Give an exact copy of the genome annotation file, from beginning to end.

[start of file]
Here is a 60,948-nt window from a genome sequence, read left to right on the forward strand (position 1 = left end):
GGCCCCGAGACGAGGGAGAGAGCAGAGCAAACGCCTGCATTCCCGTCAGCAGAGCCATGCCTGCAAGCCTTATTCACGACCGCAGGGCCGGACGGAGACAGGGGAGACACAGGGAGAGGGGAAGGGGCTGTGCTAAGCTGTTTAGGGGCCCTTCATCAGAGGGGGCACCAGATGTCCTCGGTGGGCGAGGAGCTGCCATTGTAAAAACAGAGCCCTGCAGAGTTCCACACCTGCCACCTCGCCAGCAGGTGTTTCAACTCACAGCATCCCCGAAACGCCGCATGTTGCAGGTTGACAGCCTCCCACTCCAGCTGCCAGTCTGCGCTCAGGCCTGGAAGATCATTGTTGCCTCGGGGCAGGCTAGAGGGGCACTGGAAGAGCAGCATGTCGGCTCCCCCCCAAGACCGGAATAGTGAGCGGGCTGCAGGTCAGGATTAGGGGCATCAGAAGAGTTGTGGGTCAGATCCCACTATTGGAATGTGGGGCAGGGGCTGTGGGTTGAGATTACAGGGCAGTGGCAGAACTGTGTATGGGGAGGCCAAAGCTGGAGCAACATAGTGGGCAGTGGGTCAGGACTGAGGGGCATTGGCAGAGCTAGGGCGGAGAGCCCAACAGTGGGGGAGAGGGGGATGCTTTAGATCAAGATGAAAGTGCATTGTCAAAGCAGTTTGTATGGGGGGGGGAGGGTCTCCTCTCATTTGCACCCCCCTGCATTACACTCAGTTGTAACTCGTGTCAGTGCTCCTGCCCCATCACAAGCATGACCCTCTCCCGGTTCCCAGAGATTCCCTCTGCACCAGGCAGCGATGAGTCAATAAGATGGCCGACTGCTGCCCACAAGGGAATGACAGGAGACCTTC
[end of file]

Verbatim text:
Here is a 60,948-nt window from a genome sequence, read left to right on the forward strand (position 1 = left end):
GGCCCCGAGACGAGGGAGAGAGCAGAGCAAACGCCTGCATTCCCGTCAGCAGAGCCATGCCTGCAAGCCTTATTCACGACCGCAGGGCCGGACGGAGACAGGGGAGACACAGGGAGAGGGGAAGGGGCTGTGCTAAGCTGTTTAGGGGCCCTTCATCAGAGGGGGCACCAGATGTCCTCGGTGGGCGAGGAGCTGCCATTGTAAAAACAGAGCCCTGCAGAGTTCCACACCTGCCACCTCGCCAGCAGGTGTTTCAACTCACAGCATCCCCGAAACGCCGCATGTTGCAGGTTGACAGCCTCCCACTCCAGCTGCCAGTCTGCGCTCAGGCCTGGAAGATCATTGTTGCCTCGGGGCAGGCTAGAGGGGCACTGGAAGAGCAGCATGTCGGCTCCCCCCCAAGACCGGAATAGTGAGCGGGCTGCAGGTCAGGATTAGGGGCATCAGAAGAGTTGTGGGTCAGATCCCACTATTGGAATGTGGGGCAGGGGCTGTGGGTTGAGATTACAGGGCAGTGGCAGAACTGTGTATGGGGAGGCCAAAGCTGGAGCAACATAGTGGGCAGTGGGTCAGGACTGAGGGGCATTGGCAGAGCTAGGGCGGAGAGCCCAACAGTGGGGGAGAGGGGGATGCTTTAGATCAAGATGAAAGTGCATTGTCAAAGCAGTTTGTATGGGGGGGGGAGGGTCTCCTCTCATTTGCACCCCCCTGCATTACACTCAGTTGTAACTCGTGTCAGTGCTCCTGCCCCATCACAAGCATGACCCTCTCCCGGTTCCCAGAGATTCCCTCTGCACCAGGCAGCGATGAGTCAATAAGATGGCCGACTGCTGCCCACAAGGGAATGACAGGAGACCTTC